Poor Judgment

A symptom of advancing dementia is the demonstrable poor judgment by an aging parent. Poor judgment is an important sign of dementia, a debilitating and progressive brain disorder that can dramatically impact a person’s life. It has long been known that those with dementia are at risk for compromised cognitive functioning and memory loss. Still, recent research has also considered the issue of poor judgment as a key indicator of this condition.

The first and most obvious sign of dementia-related poor judgment is impaired decision-making ability. People with dementia may struggle to make decisions, no matter how simple the decision may be. This can lead to problems such as inappropriate purchases or investments, wrong choices about medical care, and dangerous behaviors like driving when it’s unsafe.

In addition to affecting decision-making capacity, dementia can also cause difficulty understanding appropriate behavior in different situations. People who suffer from this condition may struggle to recognize when they should or should not speak up in social settings or fail to comprehend the consequences of their actions. This can result in embarrassing or dangerous situations due to inappropriate remarks or behaviors.

Another common symptom of those with dementia is a lack of insight into their cognitive deficits. While they may be able to recognize other people’s mental impairments, they often fail to acknowledge their difficulties with memory recall or problem-solving ability. As a result, they may overestimate their abilities and take on tasks far beyond what they can complete safely and correctly.

Difficulty Remembering Commitments

When it comes to the symptoms of dementia that need to be tracked, difficulty remembering commitments is on the list of the nine most significant signs. These difficulties in remembering commitments include medical appointments, social appointments, and similar activities.

Loss of Interest in Favorite Activities

Loss of interest in favorite activities is one of the key signs of dementia, particularly as dementia progresses. It can be one of the first signs of a person’s cognitive decline, so it’s important to be aware of it.

When someone with dementia starts to lose interest in activities they once enjoyed, it could mean their cognitive functioning is declining. This decline can come on gradually and may not always be noticeable at first glance. In some cases, people may take on new hobbies or interests that more closely reflect their current level of mental functioning.


Repetition is a common symptom of dementia in seniors and can significantly impact their quality of life. It can manifest itself in many ways, from repeating the same questions or phrases repeatedly to getting stuck in a loop when performing daily activities like brushing teeth or folding laundry. Repetition can be caused by several factors, including decreased cognitive function due to aging and neurological changes associated with dementia.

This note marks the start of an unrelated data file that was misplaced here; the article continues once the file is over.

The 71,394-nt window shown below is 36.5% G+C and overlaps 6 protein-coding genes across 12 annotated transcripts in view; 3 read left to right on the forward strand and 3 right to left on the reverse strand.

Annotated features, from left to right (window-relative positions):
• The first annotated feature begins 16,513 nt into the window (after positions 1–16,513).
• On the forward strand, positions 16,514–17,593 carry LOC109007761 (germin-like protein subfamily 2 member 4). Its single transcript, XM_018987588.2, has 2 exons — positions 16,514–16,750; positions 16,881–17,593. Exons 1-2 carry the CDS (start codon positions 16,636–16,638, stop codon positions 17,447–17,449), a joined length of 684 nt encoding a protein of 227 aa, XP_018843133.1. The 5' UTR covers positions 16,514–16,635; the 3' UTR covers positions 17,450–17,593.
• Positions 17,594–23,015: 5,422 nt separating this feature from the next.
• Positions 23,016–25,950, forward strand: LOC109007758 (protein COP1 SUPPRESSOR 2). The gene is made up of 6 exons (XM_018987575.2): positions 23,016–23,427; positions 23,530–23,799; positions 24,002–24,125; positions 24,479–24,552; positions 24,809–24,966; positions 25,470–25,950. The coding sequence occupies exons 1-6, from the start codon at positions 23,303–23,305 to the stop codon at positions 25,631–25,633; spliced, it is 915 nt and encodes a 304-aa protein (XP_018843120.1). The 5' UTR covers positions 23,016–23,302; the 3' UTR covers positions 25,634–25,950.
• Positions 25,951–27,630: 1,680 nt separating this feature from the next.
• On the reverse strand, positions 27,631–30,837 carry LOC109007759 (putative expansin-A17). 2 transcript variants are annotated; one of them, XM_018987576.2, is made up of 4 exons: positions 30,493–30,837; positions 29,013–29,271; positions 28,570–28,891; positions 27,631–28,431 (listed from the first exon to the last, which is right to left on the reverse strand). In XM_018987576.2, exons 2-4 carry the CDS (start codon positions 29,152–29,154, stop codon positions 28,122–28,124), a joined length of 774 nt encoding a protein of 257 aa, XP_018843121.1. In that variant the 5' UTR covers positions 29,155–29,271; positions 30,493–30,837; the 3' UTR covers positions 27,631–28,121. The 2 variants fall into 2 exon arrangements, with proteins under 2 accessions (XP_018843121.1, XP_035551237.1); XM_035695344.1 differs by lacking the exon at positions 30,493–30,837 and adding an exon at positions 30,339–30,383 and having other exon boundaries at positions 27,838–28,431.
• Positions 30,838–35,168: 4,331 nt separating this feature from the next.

The most common type of repetition in older adults is verbal perseveration. This occurs when an individual gets stuck on one word or phrase they are trying to say and keeps repeating it over and over again without being able to move past it. In some cases, they may also repeat words they’ve heard someone else say, even if those words are irrelevant to the conversation. Verbal perseveration is often accompanied by physical signs like pacing or head nodding as the person attempts to finish their thought.

In addition to verbal repetition, older adults may experience repetitive behavior such as handwashing, dressing, undressing, or checking locks multiple times throughout the day. These behaviors can be difficult for family members to witness as they are helplessly unable to stop them from happening. While these behaviors may seem harmless at first glance, they can disrupt daily routines and interfere with social activities if left unchecked.

In conclusion, early intervention when it comes to slowing down the progression of dementia is crucial as it allows individuals affected by this condition time needed for treatments, such as medications or therapies, like art and music therapy, and lifestyle changes like improved sleep and regular exercise, etc., which will all contribute towards improving quality of life over time, while allowing family members valuable time spent being able to understand better how best they can provide support for their loved ones living with this debilitating condition.